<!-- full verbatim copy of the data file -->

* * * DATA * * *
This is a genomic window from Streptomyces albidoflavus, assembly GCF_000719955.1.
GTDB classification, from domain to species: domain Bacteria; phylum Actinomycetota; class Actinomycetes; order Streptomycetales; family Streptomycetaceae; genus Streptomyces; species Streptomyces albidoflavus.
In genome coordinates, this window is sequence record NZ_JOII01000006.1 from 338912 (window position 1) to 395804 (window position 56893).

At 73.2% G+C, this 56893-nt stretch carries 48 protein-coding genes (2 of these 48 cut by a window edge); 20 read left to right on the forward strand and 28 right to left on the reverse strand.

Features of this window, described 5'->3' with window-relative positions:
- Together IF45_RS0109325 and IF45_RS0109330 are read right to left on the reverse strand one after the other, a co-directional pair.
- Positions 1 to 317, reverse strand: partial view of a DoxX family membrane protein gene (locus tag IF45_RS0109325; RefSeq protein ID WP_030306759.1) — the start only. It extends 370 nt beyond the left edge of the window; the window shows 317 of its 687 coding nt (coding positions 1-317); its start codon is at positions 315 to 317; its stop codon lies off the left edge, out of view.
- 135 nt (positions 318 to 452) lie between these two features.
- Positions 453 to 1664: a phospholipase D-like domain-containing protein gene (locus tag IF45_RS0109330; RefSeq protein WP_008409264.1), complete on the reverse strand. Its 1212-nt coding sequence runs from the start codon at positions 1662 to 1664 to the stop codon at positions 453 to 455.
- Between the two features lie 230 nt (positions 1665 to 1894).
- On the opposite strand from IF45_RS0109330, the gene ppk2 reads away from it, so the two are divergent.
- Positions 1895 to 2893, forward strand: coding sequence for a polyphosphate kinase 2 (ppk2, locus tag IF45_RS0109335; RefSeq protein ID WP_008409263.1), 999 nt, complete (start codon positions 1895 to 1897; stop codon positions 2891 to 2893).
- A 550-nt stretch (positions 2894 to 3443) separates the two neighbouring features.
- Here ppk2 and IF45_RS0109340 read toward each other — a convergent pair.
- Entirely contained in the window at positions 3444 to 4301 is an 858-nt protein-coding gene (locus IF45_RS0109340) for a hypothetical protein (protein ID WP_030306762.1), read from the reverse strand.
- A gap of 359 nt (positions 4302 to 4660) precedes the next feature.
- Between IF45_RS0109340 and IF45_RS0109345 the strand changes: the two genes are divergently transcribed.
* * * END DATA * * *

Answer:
This is a genomic window from Streptomyces albidoflavus, assembly GCF_000719955.1.
GTDB classification, from domain to species: domain Bacteria; phylum Actinomycetota; class Actinomycetes; order Streptomycetales; family Streptomycetaceae; genus Streptomyces; species Streptomyces albidoflavus.
In genome coordinates, this window is sequence record NZ_JOII01000006.1 from 338912 (window position 1) to 395804 (window position 56893).

At 73.2% G+C, this 56893-nt stretch carries 48 protein-coding genes (2 of these 48 cut by a window edge); 20 read left to right on the forward strand and 28 right to left on the reverse strand.

Features of this window, described 5'->3' with window-relative positions:
- Together IF45_RS0109325 and IF45_RS0109330 are read right to left on the reverse strand one after the other, a co-directional pair.
- Positions 1 to 317, reverse strand: partial view of a DoxX family membrane protein gene (locus tag IF45_RS0109325; RefSeq protein ID WP_030306759.1) — the start only. It extends 370 nt beyond the left edge of the window; the window shows 317 of its 687 coding nt (coding positions 1-317); its start codon is at positions 315 to 317; its stop codon lies off the left edge, out of view.
- 135 nt (positions 318 to 452) lie between these two features.
- Positions 453 to 1664: a phospholipase D-like domain-containing protein gene (locus tag IF45_RS0109330; RefSeq protein WP_008409264.1), complete on the reverse strand. Its 1212-nt coding sequence runs from the start codon at positions 1662 to 1664 to the stop codon at positions 453 to 455.
- Between the two features lie 230 nt (positions 1665 to 1894).
- On the opposite strand from IF45_RS0109330, the gene ppk2 reads away from it, so the two are divergent.
- Positions 1895 to 2893, forward strand: coding sequence for a polyphosphate kinase 2 (ppk2, locus tag IF45_RS0109335; RefSeq protein ID WP_008409263.1), 999 nt, complete (start codon positions 1895 to 1897; stop codon positions 2891 to 2893).
- A 550-nt stretch (positions 2894 to 3443) separates the two neighbouring features.
- Here ppk2 and IF45_RS0109340 read toward each other — a convergent pair.
- Entirely contained in the window at positions 3444 to 4301 is an 858-nt protein-coding gene (locus IF45_RS0109340) for a hypothetical protein (protein ID WP_030306762.1), read from the reverse strand.
- A gap of 359 nt (positions 4302 to 4660) precedes the next feature.
- Between IF45_RS0109340 and IF45_RS0109345 the strand changes: the two genes are divergently transcribed.